Cynthia and Jim, again



ONE is tempted to just ignore them, but like an unwanted gift, they keep on giving.

Cynthia Patag and Jim Paredes, two of the most vocal critics of President Duterte, have once again inflicted themselves on the general public. While it may be prudent to simply let their idiocy pass on without notice, I am going to humor them with a loud reminder that I am doing this out of pity.

Cynthia, in her most foul moment, posted on Facebook an entry that she titled, “Murder most foul,” where she expressed outrage at the self-confessed suspect who killed a family of five in Bulacan after raping two of them. She noted the cockiness and smugness of the suspect, saying that there was something terribly wrong. And then, in one big leap of creative fiction, she alleged that the suspect and his companions could have been paid to commit the gruesome murder in aid of a propaganda campaign in support of the war on drugs and the death penalty.

I don’t know what Cynthia was thinking, but someone who would connect a murder to a propaganda campaign either has very little respect for civilized government, or has very little respect for reason.

It is a given that Ms Patag has no love lost for the President. It is also understandable that she would raise all kinds of allegations against him and his government. However, one has to realize that there is always a limit to criticism, where one gives the other side the benefit of the doubt. But Ms Patag will not grant the President that privilege, and would rather paint a murderous regime that would pay petty criminals to massacre an innocent family to boost support for a policy proposal that doesn’t even need any propaganda at all, for it is backed by majority of the population.

Like Ms Patag, I oppose the death penalty. But unlike her, I still have my bearings intact enough for me to judge the ridiculousness of her preposterous allegations.

And then we have Jim Paredes.

And I would subsume under him all other critics of President Duterte who rejoiced at the defeat of Sen. Manny Pacquiao in his latest boxing bout in Australia, for they all belong to a category of people who cannot transcend political hatred.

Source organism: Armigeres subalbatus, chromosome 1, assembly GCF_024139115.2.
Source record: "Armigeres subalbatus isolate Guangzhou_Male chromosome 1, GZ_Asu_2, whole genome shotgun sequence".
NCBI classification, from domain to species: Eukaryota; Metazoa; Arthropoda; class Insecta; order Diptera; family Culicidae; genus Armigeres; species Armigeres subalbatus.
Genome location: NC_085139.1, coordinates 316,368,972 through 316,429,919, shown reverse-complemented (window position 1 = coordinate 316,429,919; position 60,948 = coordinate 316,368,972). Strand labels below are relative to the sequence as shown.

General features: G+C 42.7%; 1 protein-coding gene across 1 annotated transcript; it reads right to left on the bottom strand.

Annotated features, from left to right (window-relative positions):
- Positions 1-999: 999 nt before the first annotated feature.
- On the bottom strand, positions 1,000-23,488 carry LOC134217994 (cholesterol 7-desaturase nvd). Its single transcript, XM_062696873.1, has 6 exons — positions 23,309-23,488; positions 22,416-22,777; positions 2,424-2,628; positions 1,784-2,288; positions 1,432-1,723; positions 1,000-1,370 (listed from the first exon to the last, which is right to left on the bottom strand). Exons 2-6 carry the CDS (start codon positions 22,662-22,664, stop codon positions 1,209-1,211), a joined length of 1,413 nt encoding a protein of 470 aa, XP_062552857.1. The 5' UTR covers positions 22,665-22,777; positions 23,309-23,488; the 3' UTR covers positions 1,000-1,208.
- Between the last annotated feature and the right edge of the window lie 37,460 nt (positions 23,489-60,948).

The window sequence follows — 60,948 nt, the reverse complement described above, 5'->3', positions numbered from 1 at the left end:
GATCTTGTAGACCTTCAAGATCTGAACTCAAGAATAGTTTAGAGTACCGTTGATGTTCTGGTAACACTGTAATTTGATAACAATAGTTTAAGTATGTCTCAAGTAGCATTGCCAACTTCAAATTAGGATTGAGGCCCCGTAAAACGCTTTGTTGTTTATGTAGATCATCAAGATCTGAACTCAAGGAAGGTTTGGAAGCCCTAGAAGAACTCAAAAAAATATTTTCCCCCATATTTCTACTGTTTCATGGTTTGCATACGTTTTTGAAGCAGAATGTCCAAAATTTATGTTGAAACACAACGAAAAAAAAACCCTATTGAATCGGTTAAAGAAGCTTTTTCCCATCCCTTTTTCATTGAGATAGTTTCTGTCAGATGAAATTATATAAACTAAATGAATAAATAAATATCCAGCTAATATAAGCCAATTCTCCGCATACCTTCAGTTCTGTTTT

It is not even being Filipino that is the issue here, for I can grant Jim Paredes and his cohorts, some of whom are my friends, the freedom not to be limited by citizenship in expressing preferences on who to root for in any sporting event. That is a freedom I can easily respect.

But this is not an issue of nationalism, but simply an issue of decency.

It is easy to dislike Manny Pacquiao’s politics. I do. His position on homosexuals and same-sex marriage, his biblical perorations to justify his policy preferences and his uber-conservative stance on many issues deeply offend me.

And if it were an election, I would never vote for him.

But he was not being a politician in that ring. He was a boxer fighting to defend a title. To wish for his defeat in the said boxing match to teach him a lesson for committing political sins is an irrational and immature way to deal with those with whom we have political differences. Decent, mature democrats don’t do that. We argue on the basis of the issues, and show Manny Pacquiao the follies of his policy stances. We rejoice every time we score a point on our arguments to weaken or demolish his position.

And Pacquiao was not in the Senate making his conservative, misinformed speeches. He was at the boxing ring performing his trade as a boxer. It would have been more mature and decent for people not to gloat over his loss and declare it as karma.

But this is exactly what Jim Paredes did. He tweeted his joy, saying that it was a happy day that Pacquiao lost. Others echoed such gloating. Disgusted by his anti-gay, ultra-conservative politics, they expressed karmic delight over his downfall, even if there were indications it may not have been a fair one.

Jim Paredes gave a litany of the political sins of Pacquiao, including his sin of being one of the staunchest allies of the President in the Senate. He was the one who gave Matobato and Lascañas the worst grilling, and Paredes and his anti-Duterte cohorts can never forgive Pacquiao for being a speed bump in their drive to demonize the President as a mass murderer.

We do not have a logical problem if what we are wishing for is the defeat of Pacquiao as a politician in an electoral contest. In fact, I will most definitely actively campaign for his defeat on the basis of his illiberal positions, and join the celebration and declare the day he will lose in an election as a happy one.

But one has to sincerely ask where is the sanity, the logic, and the decency, in wishing for the defeat of a boxer just because his politics do not coincide with your preferences. After all, despite his loss, Pacquiao will remain an uber-conservative senator holding illiberal views.

In the end, if anything has been proven here, it is that Jim Paredes has become the face of pettiness and lack of political maturity, and that Cynthia Patag is the personification of irrationality.


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